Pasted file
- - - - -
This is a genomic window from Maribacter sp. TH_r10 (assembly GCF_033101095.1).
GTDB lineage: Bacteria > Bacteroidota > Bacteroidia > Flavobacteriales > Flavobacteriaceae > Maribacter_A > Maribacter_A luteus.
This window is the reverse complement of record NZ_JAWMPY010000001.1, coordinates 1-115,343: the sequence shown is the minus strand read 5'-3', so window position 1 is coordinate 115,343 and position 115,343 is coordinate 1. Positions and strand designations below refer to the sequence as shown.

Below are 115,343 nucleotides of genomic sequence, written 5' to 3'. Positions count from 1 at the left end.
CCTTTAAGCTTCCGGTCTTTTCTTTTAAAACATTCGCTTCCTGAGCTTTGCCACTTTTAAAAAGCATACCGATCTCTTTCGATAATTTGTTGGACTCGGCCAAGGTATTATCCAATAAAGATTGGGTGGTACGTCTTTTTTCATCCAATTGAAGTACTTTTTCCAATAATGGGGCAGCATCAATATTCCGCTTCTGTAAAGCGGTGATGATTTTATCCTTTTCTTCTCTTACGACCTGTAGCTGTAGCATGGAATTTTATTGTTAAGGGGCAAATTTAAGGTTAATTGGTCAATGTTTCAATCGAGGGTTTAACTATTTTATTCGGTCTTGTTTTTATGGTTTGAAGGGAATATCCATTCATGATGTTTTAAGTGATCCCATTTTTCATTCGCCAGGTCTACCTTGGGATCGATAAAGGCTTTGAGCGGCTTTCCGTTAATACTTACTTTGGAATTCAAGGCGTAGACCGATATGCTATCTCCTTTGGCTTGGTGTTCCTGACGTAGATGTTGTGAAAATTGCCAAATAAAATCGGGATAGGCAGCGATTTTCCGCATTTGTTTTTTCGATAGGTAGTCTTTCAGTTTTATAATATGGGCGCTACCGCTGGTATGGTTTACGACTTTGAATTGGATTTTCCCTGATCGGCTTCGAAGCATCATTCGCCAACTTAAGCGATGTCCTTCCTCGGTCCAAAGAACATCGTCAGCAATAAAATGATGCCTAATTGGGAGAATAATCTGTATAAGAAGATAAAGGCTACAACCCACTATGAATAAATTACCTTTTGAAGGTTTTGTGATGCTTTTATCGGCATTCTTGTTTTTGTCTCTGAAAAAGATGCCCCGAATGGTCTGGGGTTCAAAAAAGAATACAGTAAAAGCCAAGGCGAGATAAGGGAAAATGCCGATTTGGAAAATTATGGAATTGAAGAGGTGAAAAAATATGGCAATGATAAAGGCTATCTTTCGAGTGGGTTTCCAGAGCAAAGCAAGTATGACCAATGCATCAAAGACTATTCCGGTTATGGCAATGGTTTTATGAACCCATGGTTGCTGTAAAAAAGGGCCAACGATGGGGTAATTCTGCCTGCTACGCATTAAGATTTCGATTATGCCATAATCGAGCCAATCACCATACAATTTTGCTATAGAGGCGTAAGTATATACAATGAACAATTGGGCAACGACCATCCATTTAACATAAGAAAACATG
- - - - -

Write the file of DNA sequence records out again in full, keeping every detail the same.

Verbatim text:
This is a genomic window from Maribacter sp. TH_r10 (assembly GCF_033101095.1).
GTDB lineage: Bacteria > Bacteroidota > Bacteroidia > Flavobacteriales > Flavobacteriaceae > Maribacter_A > Maribacter_A luteus.
This window is the reverse complement of record NZ_JAWMPY010000001.1, coordinates 1-115,343: the sequence shown is the minus strand read 5'-3', so window position 1 is coordinate 115,343 and position 115,343 is coordinate 1. Positions and strand designations below refer to the sequence as shown.

Below are 115,343 nucleotides of genomic sequence, written 5' to 3'. Positions count from 1 at the left end.
CCTTTAAGCTTCCGGTCTTTTCTTTTAAAACATTCGCTTCCTGAGCTTTGCCACTTTTAAAAAGCATACCGATCTCTTTCGATAATTTGTTGGACTCGGCCAAGGTATTATCCAATAAAGATTGGGTGGTACGTCTTTTTTCATCCAATTGAAGTACTTTTTCCAATAATGGGGCAGCATCAATATTCCGCTTCTGTAAAGCGGTGATGATTTTATCCTTTTCTTCTCTTACGACCTGTAGCTGTAGCATGGAATTTTATTGTTAAGGGGCAAATTTAAGGTTAATTGGTCAATGTTTCAATCGAGGGTTTAACTATTTTATTCGGTCTTGTTTTTATGGTTTGAAGGGAATATCCATTCATGATGTTTTAAGTGATCCCATTTTTCATTCGCCAGGTCTACCTTGGGATCGATAAAGGCTTTGAGCGGCTTTCCGTTAATACTTACTTTGGAATTCAAGGCGTAGACCGATATGCTATCTCCTTTGGCTTGGTGTTCCTGACGTAGATGTTGTGAAAATTGCCAAATAAAATCGGGATAGGCAGCGATTTTCCGCATTTGTTTTTTCGATAGGTAGTCTTTCAGTTTTATAATATGGGCGCTACCGCTGGTATGGTTTACGACTTTGAATTGGATTTTCCCTGATCGGCTTCGAAGCATCATTCGCCAACTTAAGCGATGTCCTTCCTCGGTCCAAAGAACATCGTCAGCAATAAAATGATGCCTAATTGGGAGAATAATCTGTATAAGAAGATAAAGGCTACAACCCACTATGAATAAATTACCTTTTGAAGGTTTTGTGATGCTTTTATCGGCATTCTTGTTTTTGTCTCTGAAAAAGATGCCCCGAATGGTCTGGGGTTCAAAAAAGAATACAGTAAAAGCCAAGGCGAGATAAGGGAAAATGCCGATTTGGAAAATTATGGAATTGAAGAGGTGAAAAAATATGGCAATGATAAAGGCTATCTTTCGAGTGGGTTTCCAGAGCAAAGCAAGTATGACCAATGCATCAAAGACTATTCCGGTTATGGCAATGGTTTTATGAACCCATGGTTGCTGTAAAAAAGGGCCAACGATGGGGTAATTCTGCCTGCTACGCATTAAGATTTCGATTATGCCATAATCGAGCCAATCACCATACAATTTTGCTATAGAGGCGTAAGTATATACAATGAACAATTGGGCAACGACCATCCATTTAACATAAGAAAACATG